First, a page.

Continue Reading »


Nada (0)

2004 07 30
Chomsky on Osirak, again


Peter and I are still going back and forth on the Osirak strike. I think it might be time to call in Chomsky to explain himself, but in the meantime let me explain why I think Peter and Chomsky are just wrong about the main causes of Iraq’s nuclear program. Peter writes:
Continue Reading »


A single voice crying in the wilderness (1)

2004 07 29
Chomsky hits home run!


Commentator, friend, and former roommate, Peter, has been savaging me in the comments section for pooping on Chomsky. In order to placate him, let me say that this post seems to me a perfectly cogent analysis of the situation in Iraq. The only quibble I have is that Chomsky appears to think that a full-scale civil war is less probable than I do. I reproduce the entire post below the fold. Let the Chomsky-lovin’ begin.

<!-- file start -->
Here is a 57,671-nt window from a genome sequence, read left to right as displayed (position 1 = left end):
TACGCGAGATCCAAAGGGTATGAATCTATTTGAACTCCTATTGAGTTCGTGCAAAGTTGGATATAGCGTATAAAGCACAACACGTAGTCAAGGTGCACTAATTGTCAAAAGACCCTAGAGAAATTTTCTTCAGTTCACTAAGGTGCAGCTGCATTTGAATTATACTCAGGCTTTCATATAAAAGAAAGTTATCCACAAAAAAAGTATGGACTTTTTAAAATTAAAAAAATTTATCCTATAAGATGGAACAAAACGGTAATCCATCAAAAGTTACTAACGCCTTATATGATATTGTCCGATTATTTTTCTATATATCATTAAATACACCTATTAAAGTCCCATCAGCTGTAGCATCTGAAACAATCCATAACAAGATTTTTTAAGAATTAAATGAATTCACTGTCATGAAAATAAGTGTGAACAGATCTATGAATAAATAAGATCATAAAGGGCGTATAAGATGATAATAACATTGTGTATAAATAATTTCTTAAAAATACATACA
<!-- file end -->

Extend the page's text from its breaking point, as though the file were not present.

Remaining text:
Continue Reading »


Howls of outrage (7)

2004 07 28
Chomsky bashing clarified


Since I had a go at old Noam yesterday, I thought I would clarify the spirit in which I intended my criticism. For the record, I actually think that many Israeli policies are morally repugnant and deeply counterproductive. I’ve also learned quite a bit from reading Noam Chomsky. I just also happen to think that Chomsky gets it wrong sometimes. One thing he gets wrong is a kind of inconsistency in tone and language when describing different actors in the Israeli-Palestinian dispute. [Update: Obviously, I should have written "Middle East," since the original target of my comments was Israeli's strike on Iraq's nuclear reactor. My bad.] I learned to watch for that sort of thing . . . by reading Noam Chomsky.